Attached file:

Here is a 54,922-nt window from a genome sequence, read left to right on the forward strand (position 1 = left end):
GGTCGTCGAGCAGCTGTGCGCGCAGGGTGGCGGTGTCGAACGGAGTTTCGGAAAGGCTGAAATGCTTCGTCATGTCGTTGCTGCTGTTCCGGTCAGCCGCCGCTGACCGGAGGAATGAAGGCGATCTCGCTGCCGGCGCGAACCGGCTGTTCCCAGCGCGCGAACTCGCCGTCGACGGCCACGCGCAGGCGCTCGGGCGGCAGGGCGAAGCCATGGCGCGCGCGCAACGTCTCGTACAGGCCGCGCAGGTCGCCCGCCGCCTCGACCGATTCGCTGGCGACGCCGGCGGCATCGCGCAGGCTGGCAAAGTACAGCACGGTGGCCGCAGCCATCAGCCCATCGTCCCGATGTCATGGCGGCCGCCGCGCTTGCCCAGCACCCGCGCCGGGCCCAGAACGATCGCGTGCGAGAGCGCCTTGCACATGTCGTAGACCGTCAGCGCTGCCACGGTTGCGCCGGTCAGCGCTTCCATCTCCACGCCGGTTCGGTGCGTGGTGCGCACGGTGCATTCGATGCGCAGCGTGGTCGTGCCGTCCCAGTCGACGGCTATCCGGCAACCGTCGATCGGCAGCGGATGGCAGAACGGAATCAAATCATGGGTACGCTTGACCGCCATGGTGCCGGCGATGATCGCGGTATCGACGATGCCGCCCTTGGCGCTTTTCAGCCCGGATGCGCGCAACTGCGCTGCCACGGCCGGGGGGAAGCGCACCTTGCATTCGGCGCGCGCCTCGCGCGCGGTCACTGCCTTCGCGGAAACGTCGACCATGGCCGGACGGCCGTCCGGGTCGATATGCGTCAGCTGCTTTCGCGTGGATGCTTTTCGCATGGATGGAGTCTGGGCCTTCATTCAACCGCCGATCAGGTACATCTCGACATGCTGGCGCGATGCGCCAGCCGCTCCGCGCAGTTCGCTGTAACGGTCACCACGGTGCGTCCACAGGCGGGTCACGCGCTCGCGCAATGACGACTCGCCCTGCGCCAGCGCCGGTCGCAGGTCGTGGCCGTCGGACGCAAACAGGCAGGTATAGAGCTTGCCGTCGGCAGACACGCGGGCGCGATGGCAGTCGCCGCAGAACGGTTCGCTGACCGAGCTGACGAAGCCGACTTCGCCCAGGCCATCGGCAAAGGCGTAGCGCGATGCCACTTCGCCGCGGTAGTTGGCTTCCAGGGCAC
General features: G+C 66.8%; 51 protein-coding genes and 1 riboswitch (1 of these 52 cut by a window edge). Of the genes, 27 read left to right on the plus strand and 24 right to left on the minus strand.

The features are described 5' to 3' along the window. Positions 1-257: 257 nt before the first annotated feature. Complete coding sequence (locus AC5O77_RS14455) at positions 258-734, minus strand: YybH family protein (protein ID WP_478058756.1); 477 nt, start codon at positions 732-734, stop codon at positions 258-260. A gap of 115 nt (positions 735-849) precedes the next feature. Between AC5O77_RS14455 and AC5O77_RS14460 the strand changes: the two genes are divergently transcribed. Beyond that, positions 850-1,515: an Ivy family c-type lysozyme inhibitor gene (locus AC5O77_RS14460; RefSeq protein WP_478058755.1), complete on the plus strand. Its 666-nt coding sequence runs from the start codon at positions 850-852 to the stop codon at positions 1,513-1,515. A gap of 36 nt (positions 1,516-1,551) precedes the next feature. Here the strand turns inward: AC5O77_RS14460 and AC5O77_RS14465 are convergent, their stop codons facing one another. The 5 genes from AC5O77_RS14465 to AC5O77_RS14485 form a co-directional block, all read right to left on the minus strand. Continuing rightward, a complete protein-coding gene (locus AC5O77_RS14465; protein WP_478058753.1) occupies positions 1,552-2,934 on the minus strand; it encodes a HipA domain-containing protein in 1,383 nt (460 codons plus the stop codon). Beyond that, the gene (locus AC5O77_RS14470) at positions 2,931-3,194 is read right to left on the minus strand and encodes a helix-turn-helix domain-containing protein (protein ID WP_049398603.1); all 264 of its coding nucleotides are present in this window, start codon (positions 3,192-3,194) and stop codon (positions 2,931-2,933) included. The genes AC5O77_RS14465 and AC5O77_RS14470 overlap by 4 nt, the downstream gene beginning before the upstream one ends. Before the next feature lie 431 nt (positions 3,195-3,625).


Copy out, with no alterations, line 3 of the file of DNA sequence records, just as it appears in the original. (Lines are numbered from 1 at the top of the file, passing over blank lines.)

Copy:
General features: G+C 66.8%; 51 protein-coding genes and 1 riboswitch (1 of these 52 cut by a window edge). Of the genes, 27 read left to right on the plus strand and 24 right to left on the minus strand.